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Take a Risk! – A Voiceover Must!

One of the most important things I learned when I entered into a

Voiceover career was about taking a risk.

My risk-taking journey began when I was a starving musician during the ‘80s, playing in an R&B band opening for heavy metal acts. As you might imagine that wasn’t going well, but I thought that’s what I really wanted to do. I wanted something different and exciting, and to me that was both of those things. I had to support myself, so I got a job in a mailroom at a film company. One of my buddies hired me to do some moving and driving for the company (all the terrible jobs that nobody else really wanted to do).
I happened to have the deepest voice in the mail room and one day that same guy offered me a possible cartoon voiceover role on a “Japanimation Project”. He told me if I came in on the weekend and auditioned for the role and got the job I would immediately be hired, work the whole day and they’d actually pay me a little bit for it. Free breakfast and free lunch to come in on a Saturday and hang out with my buddies? Uh, YEAH I’m going to do that!

My First Voiceover Experience

What I didn’t know was that they were going to put me up to the microphone right away and I would have to lip-synch to this Japanese image on screen. As I stepped up to the microphone, I realized that I was surrounded by some of the best cartoon voice over actors in the city, and I had to follow them. I watched them work a little bit and by the time I got up to the microphone, I was shaking so hard I literally thought I was going to poop my pants.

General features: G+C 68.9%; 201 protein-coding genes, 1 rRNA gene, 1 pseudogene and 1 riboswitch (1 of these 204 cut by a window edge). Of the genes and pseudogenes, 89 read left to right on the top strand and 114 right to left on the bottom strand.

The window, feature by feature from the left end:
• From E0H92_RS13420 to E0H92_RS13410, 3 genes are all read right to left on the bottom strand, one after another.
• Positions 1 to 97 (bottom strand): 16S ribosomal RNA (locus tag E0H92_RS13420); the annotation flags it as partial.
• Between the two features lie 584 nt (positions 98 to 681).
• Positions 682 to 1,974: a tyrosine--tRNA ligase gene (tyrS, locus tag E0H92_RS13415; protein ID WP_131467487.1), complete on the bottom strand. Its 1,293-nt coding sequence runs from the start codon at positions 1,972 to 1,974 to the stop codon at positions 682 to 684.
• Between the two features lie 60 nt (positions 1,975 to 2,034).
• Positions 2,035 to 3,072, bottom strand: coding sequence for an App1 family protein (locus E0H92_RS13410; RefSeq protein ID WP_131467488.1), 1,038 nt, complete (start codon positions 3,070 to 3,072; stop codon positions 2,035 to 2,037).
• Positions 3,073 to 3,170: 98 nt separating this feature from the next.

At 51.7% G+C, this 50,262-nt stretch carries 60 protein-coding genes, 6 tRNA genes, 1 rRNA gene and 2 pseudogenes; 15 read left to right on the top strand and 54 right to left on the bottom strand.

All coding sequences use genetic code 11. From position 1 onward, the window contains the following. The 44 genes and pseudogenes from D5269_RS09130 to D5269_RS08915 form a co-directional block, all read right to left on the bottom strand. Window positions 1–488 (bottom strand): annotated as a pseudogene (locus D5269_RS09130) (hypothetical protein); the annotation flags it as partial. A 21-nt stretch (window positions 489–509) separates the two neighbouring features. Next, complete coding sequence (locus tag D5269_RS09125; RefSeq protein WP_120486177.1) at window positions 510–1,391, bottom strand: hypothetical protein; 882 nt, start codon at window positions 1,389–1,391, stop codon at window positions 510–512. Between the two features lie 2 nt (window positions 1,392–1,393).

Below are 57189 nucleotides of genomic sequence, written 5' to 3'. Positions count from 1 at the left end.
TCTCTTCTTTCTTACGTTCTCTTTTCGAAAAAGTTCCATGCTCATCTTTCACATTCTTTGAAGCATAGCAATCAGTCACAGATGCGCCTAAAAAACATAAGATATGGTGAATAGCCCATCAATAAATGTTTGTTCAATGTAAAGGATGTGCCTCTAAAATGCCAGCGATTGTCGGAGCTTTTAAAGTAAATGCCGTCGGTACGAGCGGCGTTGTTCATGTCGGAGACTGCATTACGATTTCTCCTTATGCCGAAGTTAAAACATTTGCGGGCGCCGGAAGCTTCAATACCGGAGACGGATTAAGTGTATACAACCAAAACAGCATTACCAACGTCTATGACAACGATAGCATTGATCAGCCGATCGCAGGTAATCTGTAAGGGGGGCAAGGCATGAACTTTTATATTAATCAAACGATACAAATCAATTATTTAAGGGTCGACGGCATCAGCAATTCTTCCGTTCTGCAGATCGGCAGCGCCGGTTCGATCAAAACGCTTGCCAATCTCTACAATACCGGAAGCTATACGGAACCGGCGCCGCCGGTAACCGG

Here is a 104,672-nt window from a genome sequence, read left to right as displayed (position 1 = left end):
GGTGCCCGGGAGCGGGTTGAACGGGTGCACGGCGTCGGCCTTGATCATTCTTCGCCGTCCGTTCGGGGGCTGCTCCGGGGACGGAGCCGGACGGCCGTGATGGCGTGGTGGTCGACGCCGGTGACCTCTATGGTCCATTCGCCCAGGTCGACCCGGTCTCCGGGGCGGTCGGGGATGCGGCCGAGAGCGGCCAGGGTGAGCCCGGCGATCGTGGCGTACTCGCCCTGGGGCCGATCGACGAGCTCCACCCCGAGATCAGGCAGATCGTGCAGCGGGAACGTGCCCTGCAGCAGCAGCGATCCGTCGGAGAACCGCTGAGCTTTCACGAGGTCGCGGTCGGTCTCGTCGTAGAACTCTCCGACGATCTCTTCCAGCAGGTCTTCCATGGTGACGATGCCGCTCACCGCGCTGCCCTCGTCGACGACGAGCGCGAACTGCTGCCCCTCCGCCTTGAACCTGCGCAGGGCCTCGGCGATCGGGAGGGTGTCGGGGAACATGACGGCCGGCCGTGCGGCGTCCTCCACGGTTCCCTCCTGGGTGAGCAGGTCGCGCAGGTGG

The fear was incredible but I looked at the screen as they said, “This creature’s going to rip the arm off of another creature and beat him with it. What would that sound like?”. I said “Oh, I can do that, I do that all the time”. So I just looked at the screen and snorted some creature noises and they said “Alright, you’re hired”! It was then that the panic set in, because I realized at some point I’m going to have to say actual words.
Even though it went better than expected the fear was with me that whole time. I was taking a risk over and over and over that day. Every single time I did that I had the sense that I was actually accomplishing something. I was walking through fear and creating something and that was a new feeling for me. I’d always played it safe up til that point so taking a risk was not only transformative that day – if I hadn’t taken that risk that day I could be doing something totally different for a living now. None of this would have happened!

Fear…and doing it anyway

I can’t tell you how many times I’ve been in the studio working with new voiceover actors when a sense of fear starts to overwhelm them. We all have it, it’s part of the business. The fear is going to come, the trick is to walk through it anyway. Yes you feel it, but you do it anyway, and it’s so important to do that because on the other side of it can be some amazing, amazing things.